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TitleAccumulation, storage and release of atmospheric mercury in a glaciated Arctic catchment, Baffin Island, Canada
AuthorZdanowicz, C; Kruemmel, E; Lean, D; Poulain, A; Yumvihoze, E; Chen, J; Hintelmann, H
SourceGeochimica et Cosmochimica Acta vol. 107, 2013 p. 316-335,
Alt SeriesEarth Sciences Sector, Contribution Series 20110379
Mediapaper; on-line; digital
File formatpdf
NTS26I; 16L
AreaBaffin Island
Lat/Long WENS -66.0000 -62.0000 67.0000 66.0000
Subjectsmercury; ecosystems; precipitation; Penny ice cap; monomethyl mercury; accumulation rates
Illustrationslocation maps; tables; histograms; plots; graphs
ProgramProgram management and Transition Activities, Environmental Geoscience
AbstractPart of the mercury (Hg) entering Arctic ecosystems is believed to be delivered from the atmosphere in snow but this source is difficult to quantify due to limited spatial coverage of Hg data in snow. Here we evaluate the atmospheric deposition, storage and release of total Hg (THg) and monomethyl mercury (MeHg) on Penny ice cap, Baffin Island. This is the first such study in the Baffin region. THg levels in snow and firn (mean = 0.61 ng L\'021) are comparable to those on High Arctic glaciers but MeHg levels are noticeably higher (mean = 0.11 ng L\'021). We find little evidence of springtime enhancement of Hg deposition in snow attributable to atmospheric mercury depletion events. Estimated accumulation rates of THg and MeHg in firn are \'030.33 and 0.03 lg m\'022 a\'021, higher than on High Arctic glaciers, possibly due to higher precipitation on southern Baffin Island. The estimated net annual release of THg by glacial snow and ice melt is small (THg: 1.86 kg; MeHg: 0.18 kg). In the study area, geogenic Hg contributions from sediment-loaded glacial meltwater could be as large or larger than those from melting ice. MeHg levels are very low in meltwater-fed streams and lakes (60.01 ng L\'021), suggesting that MeHg is released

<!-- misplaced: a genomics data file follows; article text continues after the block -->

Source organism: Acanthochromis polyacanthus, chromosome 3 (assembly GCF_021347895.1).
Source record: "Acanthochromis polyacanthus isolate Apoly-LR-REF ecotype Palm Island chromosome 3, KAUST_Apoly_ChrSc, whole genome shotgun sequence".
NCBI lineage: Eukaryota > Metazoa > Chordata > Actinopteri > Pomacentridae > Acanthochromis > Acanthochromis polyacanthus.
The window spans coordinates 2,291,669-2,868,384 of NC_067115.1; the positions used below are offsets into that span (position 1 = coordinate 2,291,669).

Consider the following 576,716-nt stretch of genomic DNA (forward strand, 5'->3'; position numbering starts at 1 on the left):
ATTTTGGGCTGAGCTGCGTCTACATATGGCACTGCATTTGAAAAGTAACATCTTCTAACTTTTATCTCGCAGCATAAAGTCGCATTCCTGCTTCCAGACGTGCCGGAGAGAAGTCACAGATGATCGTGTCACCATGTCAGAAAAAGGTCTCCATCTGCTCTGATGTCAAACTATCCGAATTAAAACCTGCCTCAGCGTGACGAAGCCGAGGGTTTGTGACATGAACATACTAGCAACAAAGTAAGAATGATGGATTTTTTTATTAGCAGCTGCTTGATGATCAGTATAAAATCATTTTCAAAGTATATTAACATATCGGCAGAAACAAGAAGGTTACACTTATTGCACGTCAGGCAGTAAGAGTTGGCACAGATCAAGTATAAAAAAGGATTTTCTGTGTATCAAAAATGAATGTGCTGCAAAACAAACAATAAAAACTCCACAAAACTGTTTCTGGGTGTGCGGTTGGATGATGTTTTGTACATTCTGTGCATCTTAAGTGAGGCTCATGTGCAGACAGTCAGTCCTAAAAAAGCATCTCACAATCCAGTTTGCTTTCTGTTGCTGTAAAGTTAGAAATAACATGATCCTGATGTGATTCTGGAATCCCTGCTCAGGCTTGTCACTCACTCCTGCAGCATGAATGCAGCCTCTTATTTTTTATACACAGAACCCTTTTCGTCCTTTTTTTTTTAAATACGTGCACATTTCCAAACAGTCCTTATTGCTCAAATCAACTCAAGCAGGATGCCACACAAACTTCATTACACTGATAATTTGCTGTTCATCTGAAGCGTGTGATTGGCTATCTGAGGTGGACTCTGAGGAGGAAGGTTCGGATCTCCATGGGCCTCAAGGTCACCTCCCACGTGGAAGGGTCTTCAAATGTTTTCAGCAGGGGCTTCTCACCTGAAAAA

early in the snowmelt season and/or quickly removed from meltwater by various processes. Summer melt and percolation on Penny ice cap remobilise Hg in firn after deposition, and this imposes resolution limits of at least 3 years on depositional trends inferred from ice cores.